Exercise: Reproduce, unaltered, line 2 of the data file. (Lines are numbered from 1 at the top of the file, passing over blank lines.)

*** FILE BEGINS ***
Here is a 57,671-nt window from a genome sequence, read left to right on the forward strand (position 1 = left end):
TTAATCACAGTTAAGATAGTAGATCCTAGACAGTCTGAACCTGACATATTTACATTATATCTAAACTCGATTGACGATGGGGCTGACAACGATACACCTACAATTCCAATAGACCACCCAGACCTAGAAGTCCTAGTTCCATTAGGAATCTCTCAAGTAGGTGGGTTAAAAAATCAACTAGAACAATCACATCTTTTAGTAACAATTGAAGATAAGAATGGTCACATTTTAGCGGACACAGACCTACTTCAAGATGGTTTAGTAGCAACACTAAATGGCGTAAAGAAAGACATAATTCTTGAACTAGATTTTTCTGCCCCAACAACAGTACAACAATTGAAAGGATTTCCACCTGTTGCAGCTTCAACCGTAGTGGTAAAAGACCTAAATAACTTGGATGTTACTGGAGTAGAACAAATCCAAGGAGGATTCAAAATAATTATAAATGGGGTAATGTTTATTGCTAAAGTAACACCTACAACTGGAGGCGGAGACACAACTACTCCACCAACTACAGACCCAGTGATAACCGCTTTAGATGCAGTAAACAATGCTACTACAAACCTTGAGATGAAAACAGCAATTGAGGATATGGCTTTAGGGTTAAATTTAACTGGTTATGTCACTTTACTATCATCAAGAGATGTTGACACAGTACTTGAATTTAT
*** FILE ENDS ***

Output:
TTAATCACAGTTAAGATAGTAGATCCTAGACAGTCTGAACCTGACATATTTACATTATATCTAAACTCGATTGACGATGGGGCTGACAACGATACACCTACAATTCCAATAGACCACCCAGACCTAGAAGTCCTAGTTCCATTAGGAATCTCTCAAGTAGGTGGGTTAAAAAATCAACTAGAACAATCACATCTTTTAGTAACAATTGAAGATAAGAATGGTCACATTTTAGCGGACACAGACCTACTTCAAGATGGTTTAGTAGCAACACTAAATGGCGTAAAGAAAGACATAATTCTTGAACTAGATTTTTCTGCCCCAACAACAGTACAACAATTGAAAGGATTTCCACCTGTTGCAGCTTCAACCGTAGTGGTAAAAGACCTAAATAACTTGGATGTTACTGGAGTAGAACAAATCCAAGGAGGATTCAAAATAATTATAAATGGGGTAATGTTTATTGCTAAAGTAACACCTACAACTGGAGGCGGAGACACAACTACTCCACCAACTACAGACCCAGTGATAACCGCTTTAGATGCAGTAAACAATGCTACTACAAACCTTGAGATGAAAACAGCAATTGAGGATATGGCTTTAGGGTTAAATTTAACTGGTTATGTCACTTTACTATCATCAAGAGATGTTGACACAGTACTTGAATTTAT